a1 Department of Anthropology, 13–15 Tory Building, University of Alberta, Edmonton, Alberta T6G 2H4, Canada
This article is concerned with the knowledge of sea ice as developed and transmitted by the Inuit of Igloolik (Nunavut, Canada). The information on which this article is based was obtained from travelling, observation, and interviewing carried out from October 2000 to May 2001 in Igloolik, as well as several existing interviews from the Igloolik Oral History Project database. Inuit knowledge of sea ice reveals a deep understanding of the complex relationships between ice, currents, the Moon, and the winds, as well as a holistic approach to knowledge where classification based on a western scientific approach becomes difficult, if not counter-productive. Through detailed knowledge of ice topography, sea ice becomes a familiar territory for the Inuit of Igloolik, and, through the understanding of the ‘codes’ of the moving ice, its changing nature becomes predictable. This article does not pretend to give a full account of a system of knowledge the understanding of which requires a lifetime of practice and observation. However, it describes some of its elements and offer some insights regarding this complex aspect of Inuit Qaujimajatuqangit (Inuit knowledge, also known as IQ).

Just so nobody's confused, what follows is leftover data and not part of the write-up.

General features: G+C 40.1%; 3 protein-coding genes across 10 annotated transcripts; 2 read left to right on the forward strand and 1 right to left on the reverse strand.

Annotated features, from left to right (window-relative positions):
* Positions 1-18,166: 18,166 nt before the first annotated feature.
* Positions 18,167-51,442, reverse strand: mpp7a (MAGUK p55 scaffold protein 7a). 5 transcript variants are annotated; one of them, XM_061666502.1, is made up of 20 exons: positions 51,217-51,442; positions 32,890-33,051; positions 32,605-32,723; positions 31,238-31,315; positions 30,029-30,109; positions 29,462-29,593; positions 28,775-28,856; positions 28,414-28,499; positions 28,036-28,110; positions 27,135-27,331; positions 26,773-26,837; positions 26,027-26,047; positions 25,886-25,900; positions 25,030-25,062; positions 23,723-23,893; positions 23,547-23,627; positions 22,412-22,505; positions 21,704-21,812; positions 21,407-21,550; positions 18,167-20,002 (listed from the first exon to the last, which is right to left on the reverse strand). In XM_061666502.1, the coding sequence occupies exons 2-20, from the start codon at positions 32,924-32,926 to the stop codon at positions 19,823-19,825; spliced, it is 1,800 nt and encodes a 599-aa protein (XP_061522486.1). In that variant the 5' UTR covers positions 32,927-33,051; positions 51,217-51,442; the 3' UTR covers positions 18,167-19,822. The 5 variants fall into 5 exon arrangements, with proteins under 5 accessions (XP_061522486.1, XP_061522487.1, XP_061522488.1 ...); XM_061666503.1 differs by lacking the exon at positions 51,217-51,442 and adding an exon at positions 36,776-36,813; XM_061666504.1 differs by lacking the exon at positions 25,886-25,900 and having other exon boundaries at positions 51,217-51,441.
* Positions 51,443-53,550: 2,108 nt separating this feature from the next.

(Received February 2002)